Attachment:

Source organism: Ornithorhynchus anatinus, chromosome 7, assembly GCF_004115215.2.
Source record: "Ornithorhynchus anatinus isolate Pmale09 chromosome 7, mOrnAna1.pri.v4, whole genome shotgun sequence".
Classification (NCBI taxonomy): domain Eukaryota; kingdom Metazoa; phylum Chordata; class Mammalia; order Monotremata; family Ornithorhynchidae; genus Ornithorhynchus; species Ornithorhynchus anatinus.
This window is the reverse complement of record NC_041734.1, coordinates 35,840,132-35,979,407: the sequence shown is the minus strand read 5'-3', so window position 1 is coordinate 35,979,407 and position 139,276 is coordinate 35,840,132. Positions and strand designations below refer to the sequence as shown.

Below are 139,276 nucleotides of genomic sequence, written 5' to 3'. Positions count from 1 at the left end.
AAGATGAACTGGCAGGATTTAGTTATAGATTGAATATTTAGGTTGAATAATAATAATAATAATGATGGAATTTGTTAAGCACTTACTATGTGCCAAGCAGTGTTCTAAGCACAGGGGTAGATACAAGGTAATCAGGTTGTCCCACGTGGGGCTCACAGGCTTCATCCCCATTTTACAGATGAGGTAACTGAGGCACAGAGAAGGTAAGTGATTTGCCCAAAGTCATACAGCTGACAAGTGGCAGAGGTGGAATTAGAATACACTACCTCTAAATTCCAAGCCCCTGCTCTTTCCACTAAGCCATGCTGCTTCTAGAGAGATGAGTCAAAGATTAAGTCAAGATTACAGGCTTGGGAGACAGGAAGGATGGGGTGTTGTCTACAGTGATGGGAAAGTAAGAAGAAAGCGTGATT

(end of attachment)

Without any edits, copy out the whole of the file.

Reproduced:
Source organism: Ornithorhynchus anatinus, chromosome 7, assembly GCF_004115215.2.
Source record: "Ornithorhynchus anatinus isolate Pmale09 chromosome 7, mOrnAna1.pri.v4, whole genome shotgun sequence".
Classification (NCBI taxonomy): domain Eukaryota; kingdom Metazoa; phylum Chordata; class Mammalia; order Monotremata; family Ornithorhynchidae; genus Ornithorhynchus; species Ornithorhynchus anatinus.
This window is the reverse complement of record NC_041734.1, coordinates 35,840,132-35,979,407: the sequence shown is the minus strand read 5'-3', so window position 1 is coordinate 35,979,407 and position 139,276 is coordinate 35,840,132. Positions and strand designations below refer to the sequence as shown.

Below are 139,276 nucleotides of genomic sequence, written 5' to 3'. Positions count from 1 at the left end.
AAGATGAACTGGCAGGATTTAGTTATAGATTGAATATTTAGGTTGAATAATAATAATAATAATGATGGAATTTGTTAAGCACTTACTATGTGCCAAGCAGTGTTCTAAGCACAGGGGTAGATACAAGGTAATCAGGTTGTCCCACGTGGGGCTCACAGGCTTCATCCCCATTTTACAGATGAGGTAACTGAGGCACAGAGAAGGTAAGTGATTTGCCCAAAGTCATACAGCTGACAAGTGGCAGAGGTGGAATTAGAATACACTACCTCTAAATTCCAAGCCCCTGCTCTTTCCACTAAGCCATGCTGCTTCTAGAGAGATGAGTCAAAGATTAAGTCAAGATTACAGGCTTGGGAGACAGGAAGGATGGGGTGTTGTCTACAGTGATGGGAAAGTAAGAAGAAAGCGTGATT